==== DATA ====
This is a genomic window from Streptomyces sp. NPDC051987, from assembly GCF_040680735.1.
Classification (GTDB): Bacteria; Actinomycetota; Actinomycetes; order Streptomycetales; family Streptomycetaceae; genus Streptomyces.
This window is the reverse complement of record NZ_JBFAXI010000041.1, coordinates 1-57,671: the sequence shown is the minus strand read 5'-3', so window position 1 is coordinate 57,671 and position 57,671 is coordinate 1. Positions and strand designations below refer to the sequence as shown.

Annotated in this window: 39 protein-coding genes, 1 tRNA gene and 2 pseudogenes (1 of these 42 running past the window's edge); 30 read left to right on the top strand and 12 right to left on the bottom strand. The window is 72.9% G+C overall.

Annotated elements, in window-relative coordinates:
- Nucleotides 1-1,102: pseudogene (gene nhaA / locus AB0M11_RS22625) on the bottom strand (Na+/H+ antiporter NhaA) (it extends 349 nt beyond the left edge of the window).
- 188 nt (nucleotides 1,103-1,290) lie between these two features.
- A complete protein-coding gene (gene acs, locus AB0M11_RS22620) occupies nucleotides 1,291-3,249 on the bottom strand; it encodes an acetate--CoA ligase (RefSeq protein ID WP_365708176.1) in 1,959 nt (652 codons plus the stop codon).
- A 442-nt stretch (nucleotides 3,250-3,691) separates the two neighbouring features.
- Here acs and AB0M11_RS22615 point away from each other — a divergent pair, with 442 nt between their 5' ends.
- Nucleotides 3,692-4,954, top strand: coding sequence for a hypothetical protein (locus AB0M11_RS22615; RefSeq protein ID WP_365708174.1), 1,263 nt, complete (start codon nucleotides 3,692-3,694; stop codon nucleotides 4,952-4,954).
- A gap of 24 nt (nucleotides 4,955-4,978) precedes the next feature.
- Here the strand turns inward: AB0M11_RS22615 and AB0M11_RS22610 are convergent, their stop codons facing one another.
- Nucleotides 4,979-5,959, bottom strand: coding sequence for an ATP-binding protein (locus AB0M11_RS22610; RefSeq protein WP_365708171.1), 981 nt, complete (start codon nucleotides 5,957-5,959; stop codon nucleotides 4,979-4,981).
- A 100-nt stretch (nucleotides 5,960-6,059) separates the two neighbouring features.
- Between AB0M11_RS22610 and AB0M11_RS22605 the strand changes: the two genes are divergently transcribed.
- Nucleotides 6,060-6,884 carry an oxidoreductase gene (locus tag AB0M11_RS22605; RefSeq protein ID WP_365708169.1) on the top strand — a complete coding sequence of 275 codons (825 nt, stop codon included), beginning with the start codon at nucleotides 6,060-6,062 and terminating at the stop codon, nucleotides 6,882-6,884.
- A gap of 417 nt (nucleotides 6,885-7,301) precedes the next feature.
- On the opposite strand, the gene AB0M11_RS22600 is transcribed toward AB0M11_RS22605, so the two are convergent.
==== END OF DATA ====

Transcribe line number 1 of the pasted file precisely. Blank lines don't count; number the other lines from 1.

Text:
This is a genomic window from Streptomyces sp. NPDC051987, from assembly GCF_040680735.1.